Open the door to the other: activities in the Lieutenancy for Finland

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Pilgrimage to Sweden 2016_Lieutenancy for Finland

The Lieutenancy of Finland organized two events that stood out during the Jubilee of Mercy. Although they did not directly bear the theme of mercy, both of them had the special character of coming together in brotherly love with “Others”. In the first instance, the others were the members of the Maltese Order (SMOM) in Finland, in the latter the members of the Lieutenancy of Sweden of our Order. Both events were new openings among the activities of our Lieutenancy and both turned out to be greatly appreciated by all participants.

In the autumn 2015 our Lieutenancy organized an initiative with the members of the Maltese Order in Finland: a joint charity dinner at the beginning of the Advent and the Year of Mercy.  The idea was to raise funds for the benevolent purposes of each of the two Orders. The members of the Maltese Order welcomed our motion with a propitious interest. One member provided the banquet hall and his private chapel in Turku and the members of our Order in Turku took care of the practical arrangements. Our Grand Prior, the bishop of Helsinki, Msgr Teemu Sippo, SCJ, KC*HS, celebrated a Holy Mass with the Knights, Dames and friends in the chapel. After the mass a dinner followed.

As the main speaker of the banquet Rev. Jukka Paarma, the Lutheran Archbishop Emeritus of Finland, was invited. He is a keen advocate of ecumenical relations between Lutherans and Catholics in Finland, with a personal interest in the Medieval Catholic era in Finland. He gave us a vivid lecture of the Catholic bishops in Finland during the Middle Ages, or to be exact: the Catholic bishops of Turku. No independent Finland existed then but Turku was the capital of the Eastern province of Sweden from the 13th to the beginning of the 19th century.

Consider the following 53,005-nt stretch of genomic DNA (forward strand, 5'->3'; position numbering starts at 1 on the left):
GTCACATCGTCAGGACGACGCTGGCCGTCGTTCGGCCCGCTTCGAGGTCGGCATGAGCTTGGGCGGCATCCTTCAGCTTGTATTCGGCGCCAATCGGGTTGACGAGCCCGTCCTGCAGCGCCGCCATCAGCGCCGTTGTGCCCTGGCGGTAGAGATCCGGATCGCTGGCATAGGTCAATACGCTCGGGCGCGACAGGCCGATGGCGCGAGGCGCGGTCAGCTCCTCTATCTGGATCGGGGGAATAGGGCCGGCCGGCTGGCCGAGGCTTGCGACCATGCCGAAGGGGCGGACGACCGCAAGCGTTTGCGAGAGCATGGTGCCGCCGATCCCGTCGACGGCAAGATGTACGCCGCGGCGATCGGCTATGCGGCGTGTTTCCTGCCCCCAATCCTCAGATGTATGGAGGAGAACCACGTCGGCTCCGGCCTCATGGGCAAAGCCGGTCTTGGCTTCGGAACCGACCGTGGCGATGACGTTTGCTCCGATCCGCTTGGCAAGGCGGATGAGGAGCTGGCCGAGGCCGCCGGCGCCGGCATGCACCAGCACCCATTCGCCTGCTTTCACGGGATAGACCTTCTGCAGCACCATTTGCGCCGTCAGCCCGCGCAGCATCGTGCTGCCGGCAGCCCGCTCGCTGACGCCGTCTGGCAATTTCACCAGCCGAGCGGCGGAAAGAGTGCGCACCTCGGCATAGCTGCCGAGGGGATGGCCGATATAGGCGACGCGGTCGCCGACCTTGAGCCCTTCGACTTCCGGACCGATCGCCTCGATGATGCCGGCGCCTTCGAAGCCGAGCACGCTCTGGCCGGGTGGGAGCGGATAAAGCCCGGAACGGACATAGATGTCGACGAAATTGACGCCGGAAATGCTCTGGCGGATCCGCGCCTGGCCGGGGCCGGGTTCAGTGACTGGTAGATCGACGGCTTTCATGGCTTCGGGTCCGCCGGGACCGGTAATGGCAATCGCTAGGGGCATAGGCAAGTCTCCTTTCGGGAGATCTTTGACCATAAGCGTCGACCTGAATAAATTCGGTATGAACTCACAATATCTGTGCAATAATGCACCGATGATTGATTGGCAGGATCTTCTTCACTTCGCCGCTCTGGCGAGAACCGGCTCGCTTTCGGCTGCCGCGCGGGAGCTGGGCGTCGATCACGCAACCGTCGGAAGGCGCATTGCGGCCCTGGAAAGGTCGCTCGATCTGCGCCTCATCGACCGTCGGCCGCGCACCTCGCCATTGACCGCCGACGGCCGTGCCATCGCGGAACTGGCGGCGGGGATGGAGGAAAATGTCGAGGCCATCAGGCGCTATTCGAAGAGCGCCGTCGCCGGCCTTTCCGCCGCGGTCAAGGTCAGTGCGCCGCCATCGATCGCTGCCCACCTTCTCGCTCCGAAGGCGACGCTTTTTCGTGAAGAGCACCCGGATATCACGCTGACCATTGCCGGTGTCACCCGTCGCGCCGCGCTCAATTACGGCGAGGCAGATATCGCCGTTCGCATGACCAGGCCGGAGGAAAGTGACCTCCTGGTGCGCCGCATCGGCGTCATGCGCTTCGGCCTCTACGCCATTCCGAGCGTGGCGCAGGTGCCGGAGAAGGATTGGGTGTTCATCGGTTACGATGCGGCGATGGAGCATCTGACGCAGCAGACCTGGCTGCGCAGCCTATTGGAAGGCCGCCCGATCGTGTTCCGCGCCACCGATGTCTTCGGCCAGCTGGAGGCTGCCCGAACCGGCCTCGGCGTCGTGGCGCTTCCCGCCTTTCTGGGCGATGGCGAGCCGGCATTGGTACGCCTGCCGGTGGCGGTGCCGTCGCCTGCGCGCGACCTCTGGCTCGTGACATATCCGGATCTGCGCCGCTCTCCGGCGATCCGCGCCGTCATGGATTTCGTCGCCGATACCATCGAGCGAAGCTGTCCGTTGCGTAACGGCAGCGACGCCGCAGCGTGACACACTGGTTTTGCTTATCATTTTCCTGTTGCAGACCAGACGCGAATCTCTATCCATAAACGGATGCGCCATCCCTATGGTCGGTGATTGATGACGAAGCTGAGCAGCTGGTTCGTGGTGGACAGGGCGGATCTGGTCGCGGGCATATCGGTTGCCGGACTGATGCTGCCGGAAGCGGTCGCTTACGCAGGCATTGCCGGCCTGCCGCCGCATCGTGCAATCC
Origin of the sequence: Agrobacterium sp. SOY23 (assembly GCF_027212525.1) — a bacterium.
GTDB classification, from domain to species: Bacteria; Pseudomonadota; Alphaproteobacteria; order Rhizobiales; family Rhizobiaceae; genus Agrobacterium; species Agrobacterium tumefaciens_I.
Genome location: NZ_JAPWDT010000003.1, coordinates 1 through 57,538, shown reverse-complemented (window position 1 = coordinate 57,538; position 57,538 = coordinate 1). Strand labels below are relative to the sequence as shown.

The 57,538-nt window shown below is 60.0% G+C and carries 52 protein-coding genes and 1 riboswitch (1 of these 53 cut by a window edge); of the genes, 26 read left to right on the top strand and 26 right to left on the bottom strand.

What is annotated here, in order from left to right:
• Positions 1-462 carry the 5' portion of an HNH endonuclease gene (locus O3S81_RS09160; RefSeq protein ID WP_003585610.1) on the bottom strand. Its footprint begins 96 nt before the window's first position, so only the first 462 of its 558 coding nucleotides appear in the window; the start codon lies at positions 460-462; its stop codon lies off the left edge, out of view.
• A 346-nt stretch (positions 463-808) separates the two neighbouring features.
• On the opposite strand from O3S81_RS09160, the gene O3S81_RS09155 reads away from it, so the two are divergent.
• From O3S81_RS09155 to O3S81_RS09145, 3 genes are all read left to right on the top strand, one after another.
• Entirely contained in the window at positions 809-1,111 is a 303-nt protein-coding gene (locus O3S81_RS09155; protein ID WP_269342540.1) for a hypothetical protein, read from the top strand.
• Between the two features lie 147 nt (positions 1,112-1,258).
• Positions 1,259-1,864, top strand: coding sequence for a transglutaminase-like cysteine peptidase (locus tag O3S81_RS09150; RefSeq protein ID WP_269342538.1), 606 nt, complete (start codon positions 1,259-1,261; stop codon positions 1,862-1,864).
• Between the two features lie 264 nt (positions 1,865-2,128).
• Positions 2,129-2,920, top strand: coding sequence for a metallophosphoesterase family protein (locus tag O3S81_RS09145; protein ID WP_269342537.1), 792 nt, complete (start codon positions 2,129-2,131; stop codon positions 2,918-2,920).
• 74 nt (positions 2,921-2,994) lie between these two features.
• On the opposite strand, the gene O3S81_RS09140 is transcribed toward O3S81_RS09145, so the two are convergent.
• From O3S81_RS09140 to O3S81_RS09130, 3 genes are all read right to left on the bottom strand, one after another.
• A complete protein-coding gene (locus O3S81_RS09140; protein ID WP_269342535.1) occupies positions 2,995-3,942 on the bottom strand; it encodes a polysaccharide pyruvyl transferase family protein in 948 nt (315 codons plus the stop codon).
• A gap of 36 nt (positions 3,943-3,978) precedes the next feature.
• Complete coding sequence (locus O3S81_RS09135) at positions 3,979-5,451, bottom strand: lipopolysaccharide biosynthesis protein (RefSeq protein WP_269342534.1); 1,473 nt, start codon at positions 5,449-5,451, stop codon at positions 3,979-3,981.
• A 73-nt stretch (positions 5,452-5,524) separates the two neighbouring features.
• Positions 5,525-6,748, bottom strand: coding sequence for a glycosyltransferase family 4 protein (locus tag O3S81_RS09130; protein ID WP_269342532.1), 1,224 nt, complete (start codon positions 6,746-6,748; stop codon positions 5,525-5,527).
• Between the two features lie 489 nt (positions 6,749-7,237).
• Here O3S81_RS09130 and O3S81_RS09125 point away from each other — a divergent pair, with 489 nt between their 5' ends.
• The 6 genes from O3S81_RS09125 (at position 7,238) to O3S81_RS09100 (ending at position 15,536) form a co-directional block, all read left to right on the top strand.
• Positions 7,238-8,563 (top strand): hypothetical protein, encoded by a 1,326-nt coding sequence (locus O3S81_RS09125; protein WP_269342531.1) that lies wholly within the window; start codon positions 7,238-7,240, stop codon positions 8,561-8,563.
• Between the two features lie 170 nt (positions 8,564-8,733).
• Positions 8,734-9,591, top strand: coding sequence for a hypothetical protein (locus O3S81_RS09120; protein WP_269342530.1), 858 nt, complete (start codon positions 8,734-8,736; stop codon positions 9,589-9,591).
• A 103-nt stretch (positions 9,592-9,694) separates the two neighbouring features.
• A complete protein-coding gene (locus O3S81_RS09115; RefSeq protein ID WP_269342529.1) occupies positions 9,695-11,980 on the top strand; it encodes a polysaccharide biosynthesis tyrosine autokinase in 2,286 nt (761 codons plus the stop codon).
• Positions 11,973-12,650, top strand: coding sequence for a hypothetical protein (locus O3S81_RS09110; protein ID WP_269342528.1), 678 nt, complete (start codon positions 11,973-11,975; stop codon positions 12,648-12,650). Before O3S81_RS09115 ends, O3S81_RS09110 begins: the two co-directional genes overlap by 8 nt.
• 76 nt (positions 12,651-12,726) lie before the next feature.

Bishop Teemu Sippo, SCJ, and many Catholics in Finland desire to revive the canonization process of Blessed bishop Hemming of Turku (14th century) which was interrupted by the Reformation. This process is by no means only a matter of our Lieutenancy, but it seemed a good time and place to invite Rev. Jukka Paarma as our guest just thinking of the memorial year of the Reformation and the case of Blessed Hemming.

The banquet was a success both as an effort of co-operation between members of the two ancient Orders in Finland and as a fund-raising event. The profits from the evening were divided between our Order and the Maltese Order for the charity purposes of both parties. It was mutually agreed that joint fund-raising banquets should be arranged in the future, too.

Time to get together for the members of different Lieutenancies

The second special event took place in September 2016. From Spring 2016 onwards our Lieutenancy was in close contact with members of the Lieutenancy of Sweden, now the Lieutenancy of Sweden and Denmark, as we planned to direct our yearly pilgrimage this time to Sweden. From Sweden Christianity was first implanted in South-Western Finland during the 11th and 12th century. Maybe the most famous woman during the Middle Ages, Sancta Birgitta, was Swedish. It seemed proper to visit the Brigittine convent in Vadstena, the first one in the chain of convents established by Birgitta and the only Brigittine convent which still follows the original order formulated by herself. As it happens, Birgitta was also a close friend with the bishop Hemming of Turku.

Besides Vadstena, we visited other places in Östergötland and Uppland (in Mid-Sweden) which bear the memory of the early Christianity in Sweden and saints of those days, especially the national saint of Sweden, St. Erik, whose relics lie in the medieval (nowadays Lutheran) cathedral of Uppsala. Members of the Lieutenancy of Sweden guided us on our pilgrimage both in Vadstena and in Uppsala.

Our visit in Sweden reached its culmination in the Brigittine convent of Djursholm near Stockholm where we met a group of Swedish Dames and Knights for a Holy Mass, and afterwards a banquet took place. The evening was convivial and a verbal agreement of near future relations and new meetings was welcomed by both sides.